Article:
Jeffrey Thompson, tenor; La Reveuse (Florence Bolton, treble and bass viol, Benjamin Perrot, theorbo, and Bertrand Cuiller, harpsichord), Works by William and Henry Lawes and others, Orpheum Annex, March 27, 2015.

Following on the excellent Charles Daniels recital a few weeks ago, Early Music Vancouver continues its exploration of vocal music of the English Baroque, in particular songs from the period around the British Civil War. Tenor Jeffrey Thompson joined ensemble La Rêveuse in a stimulating collaboration that featured composers William and Henry Lawes, and closely mirrors their 2013 recording for Mirare. 

Jeffrey Thompson has received many honours, including first prize in the Concours International de Chant Baroque de Chimay under a jury led by William Christie. In 2002, he was selected to participate in the first Le Jardin des Voix with Les Arts Florissants. Thompson possesses a delicate yet formidable instrument, and one that does not shy from a heightened emotionality. The singer claimed in the pre-concert talk that he could, “...sing pretty all night, but you might get bored”. I would likely never be bored by anything Thompson does, especially when he ‘sings pretty’. His voice is flexible and limpid, golden in tone and ethereal in timbre. The range of attack and release within his command is quite breathtaking, most notable being his release on consonants at pianissimo. Thompson can spin out a final release that literally floats away with the last syllable sung. 

His interpretation of the songs of William and Henry Lawes was, in many respects, delightfully modern and reflecting influences from musical theater, something which would be apparent from his harmonic improvisations even if the resiliently-popular “Over the Rainbow” hadn’t been the encore. Thompson is not afraid to infuse canonical works with his own personality and extremes of expression, and the results can be splendid when conjoined with his superlative technique. He proved himself capable of a dazzling, rapid fire changes in affect and projection that were so characteristic of 17th century style , from flamboyant troubadour in “Wert thou yet fairer than thou art” (Henry Lawes), to impatient bosom companion in “Why so pale and wan, fond lover?” (William Lawes), to trusted confidant in the latter’s “Why should great beauty virtuous fame desire?”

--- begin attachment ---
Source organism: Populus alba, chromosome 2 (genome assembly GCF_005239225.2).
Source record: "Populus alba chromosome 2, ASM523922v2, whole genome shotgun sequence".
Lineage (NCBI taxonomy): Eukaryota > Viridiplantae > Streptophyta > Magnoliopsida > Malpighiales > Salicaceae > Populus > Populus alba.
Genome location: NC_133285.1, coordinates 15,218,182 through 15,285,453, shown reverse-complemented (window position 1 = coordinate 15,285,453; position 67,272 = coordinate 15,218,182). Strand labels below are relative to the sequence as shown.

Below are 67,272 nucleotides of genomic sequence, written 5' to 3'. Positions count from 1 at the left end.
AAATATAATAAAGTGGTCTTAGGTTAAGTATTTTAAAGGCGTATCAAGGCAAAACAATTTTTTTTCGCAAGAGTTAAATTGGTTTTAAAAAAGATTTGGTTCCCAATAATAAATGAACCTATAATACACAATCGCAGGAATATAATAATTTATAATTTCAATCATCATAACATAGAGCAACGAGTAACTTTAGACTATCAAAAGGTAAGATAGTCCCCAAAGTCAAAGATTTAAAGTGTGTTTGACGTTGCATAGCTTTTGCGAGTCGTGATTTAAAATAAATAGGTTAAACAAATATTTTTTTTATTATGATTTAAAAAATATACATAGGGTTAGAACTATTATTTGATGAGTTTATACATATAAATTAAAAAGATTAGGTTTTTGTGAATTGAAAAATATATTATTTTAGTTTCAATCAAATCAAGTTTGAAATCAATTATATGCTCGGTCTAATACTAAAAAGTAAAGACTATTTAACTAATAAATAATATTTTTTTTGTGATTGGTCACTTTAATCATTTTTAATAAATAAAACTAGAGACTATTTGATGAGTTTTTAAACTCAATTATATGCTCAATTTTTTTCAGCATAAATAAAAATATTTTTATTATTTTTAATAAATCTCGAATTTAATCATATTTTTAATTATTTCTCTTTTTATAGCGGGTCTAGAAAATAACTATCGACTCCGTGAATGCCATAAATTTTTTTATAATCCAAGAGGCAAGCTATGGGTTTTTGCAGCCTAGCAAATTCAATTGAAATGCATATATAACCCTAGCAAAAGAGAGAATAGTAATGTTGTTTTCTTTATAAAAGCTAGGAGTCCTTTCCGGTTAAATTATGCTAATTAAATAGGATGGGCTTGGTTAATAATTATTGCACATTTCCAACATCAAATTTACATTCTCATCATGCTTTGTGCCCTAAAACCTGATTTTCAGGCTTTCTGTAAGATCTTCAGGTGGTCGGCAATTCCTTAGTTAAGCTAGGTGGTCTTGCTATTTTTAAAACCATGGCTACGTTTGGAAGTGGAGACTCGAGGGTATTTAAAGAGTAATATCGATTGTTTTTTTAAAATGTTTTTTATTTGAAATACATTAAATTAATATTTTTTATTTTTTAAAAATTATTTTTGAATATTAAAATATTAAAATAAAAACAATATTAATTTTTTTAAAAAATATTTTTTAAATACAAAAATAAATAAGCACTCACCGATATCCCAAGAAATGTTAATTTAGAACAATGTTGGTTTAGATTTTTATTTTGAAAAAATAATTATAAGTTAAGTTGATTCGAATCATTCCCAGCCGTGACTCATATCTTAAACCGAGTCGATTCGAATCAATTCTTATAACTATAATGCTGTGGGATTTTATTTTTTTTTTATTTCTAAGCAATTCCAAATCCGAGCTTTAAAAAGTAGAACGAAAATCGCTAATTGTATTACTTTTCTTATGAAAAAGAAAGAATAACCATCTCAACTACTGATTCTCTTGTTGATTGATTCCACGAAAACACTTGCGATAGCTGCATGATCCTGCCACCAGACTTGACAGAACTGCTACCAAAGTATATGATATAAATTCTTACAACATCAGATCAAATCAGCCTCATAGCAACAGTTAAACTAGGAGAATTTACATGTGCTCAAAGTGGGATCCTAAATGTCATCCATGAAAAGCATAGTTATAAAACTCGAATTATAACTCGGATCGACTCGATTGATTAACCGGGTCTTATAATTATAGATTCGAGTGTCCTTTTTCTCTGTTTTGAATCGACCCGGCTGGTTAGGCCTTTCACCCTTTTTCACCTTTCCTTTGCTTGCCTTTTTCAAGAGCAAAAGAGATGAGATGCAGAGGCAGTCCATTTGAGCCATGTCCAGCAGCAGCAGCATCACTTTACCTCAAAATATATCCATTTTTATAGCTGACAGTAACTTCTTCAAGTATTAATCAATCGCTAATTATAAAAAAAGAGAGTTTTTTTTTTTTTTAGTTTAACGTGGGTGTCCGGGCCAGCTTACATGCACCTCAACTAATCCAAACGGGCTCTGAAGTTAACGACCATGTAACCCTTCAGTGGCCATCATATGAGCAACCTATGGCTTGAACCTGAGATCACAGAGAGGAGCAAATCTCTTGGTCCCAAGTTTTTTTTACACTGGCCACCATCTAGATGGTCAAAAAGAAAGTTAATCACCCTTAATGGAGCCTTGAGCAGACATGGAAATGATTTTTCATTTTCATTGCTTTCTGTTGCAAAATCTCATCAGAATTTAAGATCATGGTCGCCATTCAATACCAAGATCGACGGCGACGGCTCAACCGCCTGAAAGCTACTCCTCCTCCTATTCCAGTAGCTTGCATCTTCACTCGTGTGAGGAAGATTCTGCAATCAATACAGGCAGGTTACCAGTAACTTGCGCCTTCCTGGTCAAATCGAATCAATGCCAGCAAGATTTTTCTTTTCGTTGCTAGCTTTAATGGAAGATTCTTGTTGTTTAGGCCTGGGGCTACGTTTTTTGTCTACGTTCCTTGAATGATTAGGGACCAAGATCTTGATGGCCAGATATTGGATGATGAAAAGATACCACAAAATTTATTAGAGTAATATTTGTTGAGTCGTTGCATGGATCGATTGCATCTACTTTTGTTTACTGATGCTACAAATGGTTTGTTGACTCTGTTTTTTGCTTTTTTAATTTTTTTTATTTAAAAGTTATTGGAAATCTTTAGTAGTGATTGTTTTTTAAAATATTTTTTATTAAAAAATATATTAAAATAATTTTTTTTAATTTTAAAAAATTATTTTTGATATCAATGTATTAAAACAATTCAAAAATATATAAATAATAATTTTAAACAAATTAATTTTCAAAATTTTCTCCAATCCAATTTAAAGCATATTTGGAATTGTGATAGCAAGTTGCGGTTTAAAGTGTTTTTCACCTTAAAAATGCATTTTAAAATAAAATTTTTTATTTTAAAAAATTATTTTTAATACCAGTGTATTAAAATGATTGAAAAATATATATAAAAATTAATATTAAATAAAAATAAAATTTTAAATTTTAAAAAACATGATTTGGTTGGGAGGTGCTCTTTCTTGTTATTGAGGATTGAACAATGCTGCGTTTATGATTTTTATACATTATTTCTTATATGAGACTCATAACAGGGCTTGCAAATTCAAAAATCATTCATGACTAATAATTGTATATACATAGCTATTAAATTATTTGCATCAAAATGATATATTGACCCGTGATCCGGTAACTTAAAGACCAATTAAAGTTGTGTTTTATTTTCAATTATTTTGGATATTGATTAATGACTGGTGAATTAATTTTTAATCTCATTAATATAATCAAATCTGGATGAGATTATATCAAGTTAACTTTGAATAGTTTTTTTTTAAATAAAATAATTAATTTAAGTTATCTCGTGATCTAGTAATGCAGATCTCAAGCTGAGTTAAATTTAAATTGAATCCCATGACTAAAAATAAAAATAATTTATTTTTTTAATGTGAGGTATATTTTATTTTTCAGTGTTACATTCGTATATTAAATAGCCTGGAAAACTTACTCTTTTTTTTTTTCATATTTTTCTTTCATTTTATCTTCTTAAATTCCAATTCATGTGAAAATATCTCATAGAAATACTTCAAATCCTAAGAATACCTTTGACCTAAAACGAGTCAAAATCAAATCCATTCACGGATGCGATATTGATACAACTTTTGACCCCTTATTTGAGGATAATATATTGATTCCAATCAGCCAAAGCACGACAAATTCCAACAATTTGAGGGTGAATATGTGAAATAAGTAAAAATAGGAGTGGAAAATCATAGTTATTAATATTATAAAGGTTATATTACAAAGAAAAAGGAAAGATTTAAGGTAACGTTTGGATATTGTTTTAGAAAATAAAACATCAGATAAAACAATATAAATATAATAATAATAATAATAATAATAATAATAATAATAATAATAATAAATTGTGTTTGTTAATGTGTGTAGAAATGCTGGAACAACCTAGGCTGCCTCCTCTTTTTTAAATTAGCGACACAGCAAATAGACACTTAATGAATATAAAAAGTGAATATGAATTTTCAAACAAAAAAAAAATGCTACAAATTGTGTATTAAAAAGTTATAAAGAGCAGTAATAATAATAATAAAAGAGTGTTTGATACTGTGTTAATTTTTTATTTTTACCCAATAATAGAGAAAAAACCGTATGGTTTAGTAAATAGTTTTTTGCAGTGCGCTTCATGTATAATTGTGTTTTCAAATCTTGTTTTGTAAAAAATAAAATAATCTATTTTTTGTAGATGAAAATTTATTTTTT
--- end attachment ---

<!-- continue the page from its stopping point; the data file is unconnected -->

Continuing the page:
Thompson naturally did have more than able help in the ensemble La Rêveuse, who have made early music of all kinds their raison d'etre, and have assembled an impressive variety of recordings for French labels. This ensemble is a particularly attractive combination of soloistic musicians that also come together excellently in ensemble. They have each specialized in realizing ‘figured bass,’ an essential and ubiquitous part of the baroque style, that also involves an intimate knowledge of performance practice and the compositional methods of the time. Given only a set of numeric symbols written below a bass line, each of these musicians is expected to fill out the remainder of the harmony in keeping with all the rules of voice-leading and counterpoint. Their judgement throughout was impeccable.

In William Lawes’ “Perfect and endless circles are”, it was the richness and warmth of Florence Bolton’s viol playing that made it possible for Thompson to dig into the pathos of a love-sick swain. The harmonic underpinning provided by the continuo group is also critical, and while the exact number of players comprising the continuo is not standard, Benjamin Perrot and Bertrand Cuiller are the very definition of strong continuo players. There is a repertoire of pieces where a continuo group would be expected to play on its own. Infrequently heard, but exquisite gems, on this programme were Tregian’s Ground (Daniel Norcombe), a syncopated romp for bass viol, and the clear favorite on this evening, two dances by John Playford: The Queen’s Delight/Lady Catherine Ogle, a new dance, comprising a stately square dance, followed by a lively Gigue. 

All told, it was another intimate and hugely enjoyable evening of Baroque exploration from Early Music Vancouver. 

© Kate Mackin 2015

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